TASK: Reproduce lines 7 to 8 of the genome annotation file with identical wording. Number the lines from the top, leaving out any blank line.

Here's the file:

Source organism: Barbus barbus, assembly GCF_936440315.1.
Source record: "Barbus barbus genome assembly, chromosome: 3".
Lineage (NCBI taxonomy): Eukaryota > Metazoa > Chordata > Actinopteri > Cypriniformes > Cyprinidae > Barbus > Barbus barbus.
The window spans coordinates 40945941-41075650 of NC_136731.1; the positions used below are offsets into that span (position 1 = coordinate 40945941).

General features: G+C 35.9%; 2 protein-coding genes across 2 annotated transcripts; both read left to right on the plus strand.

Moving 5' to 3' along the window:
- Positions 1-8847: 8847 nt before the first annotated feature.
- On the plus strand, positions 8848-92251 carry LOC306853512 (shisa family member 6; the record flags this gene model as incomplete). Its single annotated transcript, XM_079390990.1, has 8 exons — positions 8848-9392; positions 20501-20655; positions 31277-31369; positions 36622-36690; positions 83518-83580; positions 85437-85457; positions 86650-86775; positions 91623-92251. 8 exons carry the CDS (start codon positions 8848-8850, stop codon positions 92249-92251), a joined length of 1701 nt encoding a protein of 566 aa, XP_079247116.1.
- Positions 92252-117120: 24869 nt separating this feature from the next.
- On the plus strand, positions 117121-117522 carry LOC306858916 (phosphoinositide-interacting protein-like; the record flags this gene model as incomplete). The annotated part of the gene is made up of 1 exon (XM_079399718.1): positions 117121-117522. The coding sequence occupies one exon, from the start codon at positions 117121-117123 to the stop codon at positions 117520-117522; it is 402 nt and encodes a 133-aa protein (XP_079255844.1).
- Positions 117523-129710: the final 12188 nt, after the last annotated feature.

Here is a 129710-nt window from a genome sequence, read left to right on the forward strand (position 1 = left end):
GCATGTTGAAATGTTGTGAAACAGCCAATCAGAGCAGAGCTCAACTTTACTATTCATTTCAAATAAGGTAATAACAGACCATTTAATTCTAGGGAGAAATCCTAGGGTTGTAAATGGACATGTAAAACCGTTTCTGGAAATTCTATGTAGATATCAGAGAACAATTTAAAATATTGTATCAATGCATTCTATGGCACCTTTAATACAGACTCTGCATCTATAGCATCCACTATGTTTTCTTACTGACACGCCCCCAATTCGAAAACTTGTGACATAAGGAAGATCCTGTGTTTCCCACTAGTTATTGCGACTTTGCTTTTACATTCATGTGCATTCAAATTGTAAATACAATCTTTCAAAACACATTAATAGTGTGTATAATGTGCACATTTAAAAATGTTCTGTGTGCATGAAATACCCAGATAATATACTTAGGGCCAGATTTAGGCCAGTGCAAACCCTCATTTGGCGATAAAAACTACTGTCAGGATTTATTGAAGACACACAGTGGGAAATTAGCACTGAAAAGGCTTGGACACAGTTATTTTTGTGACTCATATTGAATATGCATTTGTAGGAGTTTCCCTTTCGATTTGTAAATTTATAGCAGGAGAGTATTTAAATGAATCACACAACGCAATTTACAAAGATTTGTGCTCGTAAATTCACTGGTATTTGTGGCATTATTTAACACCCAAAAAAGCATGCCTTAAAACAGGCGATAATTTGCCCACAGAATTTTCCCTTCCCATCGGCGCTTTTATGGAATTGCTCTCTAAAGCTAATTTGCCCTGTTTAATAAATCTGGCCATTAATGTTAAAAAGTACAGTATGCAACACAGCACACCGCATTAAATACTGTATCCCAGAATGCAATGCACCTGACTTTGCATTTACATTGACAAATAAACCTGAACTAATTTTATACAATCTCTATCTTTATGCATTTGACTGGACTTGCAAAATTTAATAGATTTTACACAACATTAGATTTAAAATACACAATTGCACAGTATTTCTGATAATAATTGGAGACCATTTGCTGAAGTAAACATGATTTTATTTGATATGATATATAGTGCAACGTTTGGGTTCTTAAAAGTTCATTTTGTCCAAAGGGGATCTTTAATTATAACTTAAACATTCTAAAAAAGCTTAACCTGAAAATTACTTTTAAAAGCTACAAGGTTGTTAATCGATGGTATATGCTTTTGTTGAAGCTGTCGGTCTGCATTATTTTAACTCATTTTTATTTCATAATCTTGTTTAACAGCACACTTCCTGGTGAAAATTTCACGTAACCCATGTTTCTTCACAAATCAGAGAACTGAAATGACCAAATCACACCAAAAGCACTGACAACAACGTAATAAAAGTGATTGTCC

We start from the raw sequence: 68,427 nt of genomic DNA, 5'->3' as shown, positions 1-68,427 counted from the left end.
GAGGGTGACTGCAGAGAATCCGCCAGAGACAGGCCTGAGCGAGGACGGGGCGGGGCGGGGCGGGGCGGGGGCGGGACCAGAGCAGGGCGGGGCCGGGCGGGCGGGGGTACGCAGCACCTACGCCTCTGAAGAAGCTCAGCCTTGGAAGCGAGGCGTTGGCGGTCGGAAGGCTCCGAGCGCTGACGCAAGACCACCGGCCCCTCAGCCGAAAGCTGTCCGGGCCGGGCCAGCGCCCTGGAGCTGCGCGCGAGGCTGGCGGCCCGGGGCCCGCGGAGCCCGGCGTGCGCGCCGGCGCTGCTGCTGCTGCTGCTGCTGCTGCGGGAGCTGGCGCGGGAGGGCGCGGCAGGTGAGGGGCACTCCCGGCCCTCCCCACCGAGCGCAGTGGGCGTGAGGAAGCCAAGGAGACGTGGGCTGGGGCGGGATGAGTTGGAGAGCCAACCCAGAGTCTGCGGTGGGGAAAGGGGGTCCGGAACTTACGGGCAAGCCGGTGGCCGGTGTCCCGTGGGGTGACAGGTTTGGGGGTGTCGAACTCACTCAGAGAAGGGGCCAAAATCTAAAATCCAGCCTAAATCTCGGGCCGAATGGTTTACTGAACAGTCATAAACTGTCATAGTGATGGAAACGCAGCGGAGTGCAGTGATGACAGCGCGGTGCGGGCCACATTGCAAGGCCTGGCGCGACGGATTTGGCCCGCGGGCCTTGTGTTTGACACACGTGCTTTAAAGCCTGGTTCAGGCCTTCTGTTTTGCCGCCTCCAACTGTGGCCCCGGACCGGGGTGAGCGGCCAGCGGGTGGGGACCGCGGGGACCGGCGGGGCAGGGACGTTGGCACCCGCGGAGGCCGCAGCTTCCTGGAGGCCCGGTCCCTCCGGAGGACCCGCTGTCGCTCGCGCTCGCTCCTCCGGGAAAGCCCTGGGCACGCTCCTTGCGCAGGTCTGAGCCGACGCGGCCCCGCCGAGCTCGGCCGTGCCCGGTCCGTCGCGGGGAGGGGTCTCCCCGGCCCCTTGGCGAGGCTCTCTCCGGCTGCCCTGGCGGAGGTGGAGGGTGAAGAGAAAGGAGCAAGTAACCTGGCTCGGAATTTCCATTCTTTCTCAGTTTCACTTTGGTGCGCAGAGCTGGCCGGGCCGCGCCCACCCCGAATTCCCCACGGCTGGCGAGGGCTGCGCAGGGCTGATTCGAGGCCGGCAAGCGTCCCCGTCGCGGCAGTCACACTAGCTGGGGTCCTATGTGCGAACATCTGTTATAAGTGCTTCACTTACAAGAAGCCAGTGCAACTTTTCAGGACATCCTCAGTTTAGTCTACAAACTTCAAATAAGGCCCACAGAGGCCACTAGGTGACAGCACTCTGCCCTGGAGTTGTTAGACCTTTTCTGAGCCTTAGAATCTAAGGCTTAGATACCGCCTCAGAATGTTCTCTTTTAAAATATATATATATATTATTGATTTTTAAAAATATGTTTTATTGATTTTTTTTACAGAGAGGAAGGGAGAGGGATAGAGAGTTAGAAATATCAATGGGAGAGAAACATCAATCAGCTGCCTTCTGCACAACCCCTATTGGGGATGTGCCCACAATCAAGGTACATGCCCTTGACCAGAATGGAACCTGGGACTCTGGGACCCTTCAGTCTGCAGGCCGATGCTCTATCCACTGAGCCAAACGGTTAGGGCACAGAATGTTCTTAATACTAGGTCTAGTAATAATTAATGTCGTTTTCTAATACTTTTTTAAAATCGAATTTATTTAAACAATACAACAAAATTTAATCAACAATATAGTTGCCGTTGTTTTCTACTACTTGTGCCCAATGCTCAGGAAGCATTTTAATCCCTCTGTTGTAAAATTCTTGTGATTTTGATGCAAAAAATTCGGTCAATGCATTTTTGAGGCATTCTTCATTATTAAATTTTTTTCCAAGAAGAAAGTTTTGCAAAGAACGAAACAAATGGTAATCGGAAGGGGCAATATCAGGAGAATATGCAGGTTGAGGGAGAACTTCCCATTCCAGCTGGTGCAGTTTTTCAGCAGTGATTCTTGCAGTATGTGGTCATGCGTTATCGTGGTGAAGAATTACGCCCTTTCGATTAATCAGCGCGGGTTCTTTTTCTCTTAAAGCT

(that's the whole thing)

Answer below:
- Positions 1-8847: 8847 nt before the first annotated feature.
- On the plus strand, positions 8848-92251 carry LOC306853512 (shisa family member 6; the record flags this gene model as incomplete). Its single annotated transcript, XM_079390990.1, has 8 exons — positions 8848-9392; positions 20501-20655; positions 31277-31369; positions 36622-36690; positions 83518-83580; positions 85437-85457; positions 86650-86775; positions 91623-92251. 8 exons carry the CDS (start codon positions 8848-8850, stop codon positions 92249-92251), a joined length of 1701 nt encoding a protein of 566 aa, XP_079247116.1.